In time the private company was ripe for takeover and SKF proved the right fit.
“It’s a highly competitive world, very price driven, and at the end of the day (customers) are not just getting a product, we’re developing a partnership with SKF,” notes Fedorcha.
“What has happened since the acquisition is we are now in a position to sell systems along with our products,” Hulewicz says. “Where in the past we just sold applied ball screws to applications, from a standpoint of strategy, we are now able to supply guidance systems, with bearings…screws, housing arrangements to go with them, so what we are doing is selling a whole linear system.”
TCM’s precision ball screw assemblies can be thought of simply as re-circulating angular contact ball bearings. The manufacturing facility is located in Armada (pronounced Are-MADE-a), Mich. The completely air-conditioned plant is designed to achieve precise international standards for linear tolerances. Products are typically made from chrome alloys and stainless steels. The high-tech facility has 26 thread grinding machines, each worth $1.5 million. Labs are tops in the nation. The company does its own induction and heat treating and has a highly trained workforce of about 100 people. SKF synergies add even more metallurgical knowledge.
“What SKF Group has also brought was the ability to modernize our thinking when it came to production and turned us to a ‘cell’ approach to manufacturing,” Hulewicz says. This new manufacturing approach is fast replacing assembly line design with separately managed cells of people and equipment designated to the manufacturing of different components.
The company’s brain trust includes three channel managers, a quality control expert, and a service manager each with more than 25 years’ experience.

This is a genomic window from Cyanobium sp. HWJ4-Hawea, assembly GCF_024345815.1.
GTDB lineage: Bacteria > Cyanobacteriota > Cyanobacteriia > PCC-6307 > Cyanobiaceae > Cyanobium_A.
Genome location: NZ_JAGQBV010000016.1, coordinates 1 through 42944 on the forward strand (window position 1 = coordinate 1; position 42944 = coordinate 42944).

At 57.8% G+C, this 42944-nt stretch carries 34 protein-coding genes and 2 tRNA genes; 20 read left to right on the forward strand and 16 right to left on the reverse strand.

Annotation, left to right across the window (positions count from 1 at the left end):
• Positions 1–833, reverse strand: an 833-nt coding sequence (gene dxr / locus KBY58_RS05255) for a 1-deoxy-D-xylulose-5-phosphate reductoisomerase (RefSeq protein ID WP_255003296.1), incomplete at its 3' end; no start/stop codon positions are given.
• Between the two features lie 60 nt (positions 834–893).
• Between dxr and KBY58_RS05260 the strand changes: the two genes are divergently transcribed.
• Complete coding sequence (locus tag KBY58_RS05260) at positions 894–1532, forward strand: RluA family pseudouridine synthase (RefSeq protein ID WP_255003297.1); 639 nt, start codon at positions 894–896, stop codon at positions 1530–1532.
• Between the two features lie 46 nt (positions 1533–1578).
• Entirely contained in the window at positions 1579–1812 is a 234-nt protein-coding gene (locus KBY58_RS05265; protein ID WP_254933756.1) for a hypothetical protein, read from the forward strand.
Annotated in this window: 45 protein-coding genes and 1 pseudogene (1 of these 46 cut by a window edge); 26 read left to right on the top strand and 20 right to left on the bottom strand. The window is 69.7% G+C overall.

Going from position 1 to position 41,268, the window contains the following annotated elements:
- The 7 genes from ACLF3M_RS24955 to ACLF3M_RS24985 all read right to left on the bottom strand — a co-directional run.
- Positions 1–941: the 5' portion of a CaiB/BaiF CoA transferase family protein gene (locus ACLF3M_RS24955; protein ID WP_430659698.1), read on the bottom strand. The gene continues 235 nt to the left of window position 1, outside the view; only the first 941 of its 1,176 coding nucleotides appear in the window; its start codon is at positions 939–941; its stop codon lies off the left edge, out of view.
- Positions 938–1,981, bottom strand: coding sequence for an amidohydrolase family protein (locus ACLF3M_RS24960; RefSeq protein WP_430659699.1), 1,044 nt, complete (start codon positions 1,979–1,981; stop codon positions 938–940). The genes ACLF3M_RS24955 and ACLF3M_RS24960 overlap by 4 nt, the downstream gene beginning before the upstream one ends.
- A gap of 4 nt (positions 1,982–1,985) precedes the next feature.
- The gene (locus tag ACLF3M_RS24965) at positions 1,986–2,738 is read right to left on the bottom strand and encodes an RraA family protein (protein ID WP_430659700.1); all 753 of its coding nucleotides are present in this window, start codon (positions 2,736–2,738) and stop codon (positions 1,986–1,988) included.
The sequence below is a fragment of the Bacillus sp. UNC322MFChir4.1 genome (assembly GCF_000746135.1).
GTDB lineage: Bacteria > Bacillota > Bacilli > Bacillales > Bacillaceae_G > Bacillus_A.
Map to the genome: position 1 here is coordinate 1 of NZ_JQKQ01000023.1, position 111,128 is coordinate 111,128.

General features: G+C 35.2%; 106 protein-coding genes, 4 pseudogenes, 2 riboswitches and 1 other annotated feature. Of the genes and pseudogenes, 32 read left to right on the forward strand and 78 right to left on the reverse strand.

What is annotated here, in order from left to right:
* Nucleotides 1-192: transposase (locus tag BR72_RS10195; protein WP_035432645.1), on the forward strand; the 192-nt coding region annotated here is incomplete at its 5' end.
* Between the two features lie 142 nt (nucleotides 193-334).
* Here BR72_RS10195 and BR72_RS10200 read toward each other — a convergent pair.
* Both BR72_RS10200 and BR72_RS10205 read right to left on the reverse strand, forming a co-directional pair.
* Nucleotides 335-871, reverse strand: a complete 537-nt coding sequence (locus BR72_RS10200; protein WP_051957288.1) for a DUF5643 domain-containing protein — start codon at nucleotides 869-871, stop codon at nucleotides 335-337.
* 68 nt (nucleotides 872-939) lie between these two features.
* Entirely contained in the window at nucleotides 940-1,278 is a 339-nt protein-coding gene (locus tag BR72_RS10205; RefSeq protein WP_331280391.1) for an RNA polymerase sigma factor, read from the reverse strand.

“SKF prides itself on being the knowledge engineering company,” Fedorcha says. “We provide not only a highly specialized and engineered product but we also provide the services, support and technical know-how to follow.”
The Human Element
It turns out that great engineering stems from people and success follows. “Applying of the product is still key to sales,” Fedorcha says. “If you help your customer and partner with him in the very beginning of the application, this seems to be the key to success. Partnering is not just a word, it truly has to exist when it comes to today’s business.”
Too often, companies lose sight of this essential dynamic. “For some reason over the last 10 years we have tried to boil out the human element. But it’s still a very important part of business today,” Hulewicz observes. “SKF has that approach of helping your customer
from an application standpoint. When he’s on the ground floor of what he’s going to be doing, that’s where we are very effective.”
Engineering kicks in with TCM’s broad range of offerings. “What separates us from the competition is our extraordinarily wide range of products. We go from a few millimeters in diameter all the way up to six- and eight-inch diameter products that can be as long as 60 feet,” Hulewicz says. (Applications of that size might include a ball screw assembly to drive a very large machine tool or used on a military satellite dish.) “The TCM design is the most durable package built in the U.S. as far as integrity of life and strength.”
“You hear these terms and buzz words but it comes down to a team made up of all groups of people within an organization,” Hulewicz concludes. “We have an SKF flag and an American flag out front and people are proud that we are part of that worldwide organization. We know we have an American, Michigan company which is going to be stronger and stronger into the future.”
Through its SKF Group acquisition, the former Twentieth Century Machine, is in great shape for the 21st.